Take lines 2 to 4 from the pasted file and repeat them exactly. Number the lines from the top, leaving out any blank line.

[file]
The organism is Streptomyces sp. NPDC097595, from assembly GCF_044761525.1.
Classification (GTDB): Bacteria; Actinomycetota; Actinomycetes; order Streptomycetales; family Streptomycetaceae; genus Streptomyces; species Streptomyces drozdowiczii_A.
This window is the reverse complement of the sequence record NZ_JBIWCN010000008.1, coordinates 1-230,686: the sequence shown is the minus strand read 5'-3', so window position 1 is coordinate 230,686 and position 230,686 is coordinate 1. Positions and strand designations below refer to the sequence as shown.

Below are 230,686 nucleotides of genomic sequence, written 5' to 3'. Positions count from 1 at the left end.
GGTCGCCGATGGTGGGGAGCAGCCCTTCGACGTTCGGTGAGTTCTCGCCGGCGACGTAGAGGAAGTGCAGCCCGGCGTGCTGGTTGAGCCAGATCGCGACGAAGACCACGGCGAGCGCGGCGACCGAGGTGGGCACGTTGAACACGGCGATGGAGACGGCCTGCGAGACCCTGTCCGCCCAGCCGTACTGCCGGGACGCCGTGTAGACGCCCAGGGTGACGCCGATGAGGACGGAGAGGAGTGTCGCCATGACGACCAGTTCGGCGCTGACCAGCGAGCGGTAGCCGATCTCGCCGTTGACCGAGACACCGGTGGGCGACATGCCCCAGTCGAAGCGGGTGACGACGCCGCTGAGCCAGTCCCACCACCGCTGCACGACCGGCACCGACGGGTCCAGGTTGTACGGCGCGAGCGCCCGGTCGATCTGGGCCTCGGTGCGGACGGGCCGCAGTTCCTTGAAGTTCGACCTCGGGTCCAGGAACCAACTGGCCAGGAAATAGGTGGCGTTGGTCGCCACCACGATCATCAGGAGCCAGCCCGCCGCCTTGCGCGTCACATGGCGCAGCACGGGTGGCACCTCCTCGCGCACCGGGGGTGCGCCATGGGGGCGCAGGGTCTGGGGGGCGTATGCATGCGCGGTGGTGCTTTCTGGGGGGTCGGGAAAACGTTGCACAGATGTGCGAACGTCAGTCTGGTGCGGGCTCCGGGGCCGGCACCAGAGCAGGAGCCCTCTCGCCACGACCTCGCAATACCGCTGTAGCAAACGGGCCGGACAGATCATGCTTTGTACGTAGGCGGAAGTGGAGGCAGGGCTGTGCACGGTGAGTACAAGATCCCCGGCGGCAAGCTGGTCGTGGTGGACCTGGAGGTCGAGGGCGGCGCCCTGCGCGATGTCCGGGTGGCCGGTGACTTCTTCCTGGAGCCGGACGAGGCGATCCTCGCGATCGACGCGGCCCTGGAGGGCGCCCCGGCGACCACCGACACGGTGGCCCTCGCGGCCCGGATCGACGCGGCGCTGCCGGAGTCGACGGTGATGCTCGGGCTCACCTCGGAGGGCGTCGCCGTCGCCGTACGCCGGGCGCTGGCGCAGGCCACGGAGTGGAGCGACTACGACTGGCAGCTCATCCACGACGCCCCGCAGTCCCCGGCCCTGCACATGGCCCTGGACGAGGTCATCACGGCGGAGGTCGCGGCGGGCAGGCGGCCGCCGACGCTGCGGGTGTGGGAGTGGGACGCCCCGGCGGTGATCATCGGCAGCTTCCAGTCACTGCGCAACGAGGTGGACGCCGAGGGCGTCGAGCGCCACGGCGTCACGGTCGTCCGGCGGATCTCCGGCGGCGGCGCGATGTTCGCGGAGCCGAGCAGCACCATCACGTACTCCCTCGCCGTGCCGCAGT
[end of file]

Classification (GTDB): Bacteria; Actinomycetota; Actinomycetes; order Streptomycetales; family Streptomycetaceae; genus Streptomyces; species Streptomyces drozdowiczii_A.
This window is the reverse complement of the sequence record NZ_JBIWCN010000008.1, coordinates 1-230,686: the sequence shown is the minus strand read 5'-3', so window position 1 is coordinate 230,686 and position 230,686 is coordinate 1. Positions and strand designations below refer to the sequence as shown.

Below are 230,686 nucleotides of genomic sequence, written 5' to 3'. Positions count from 1 at the left end.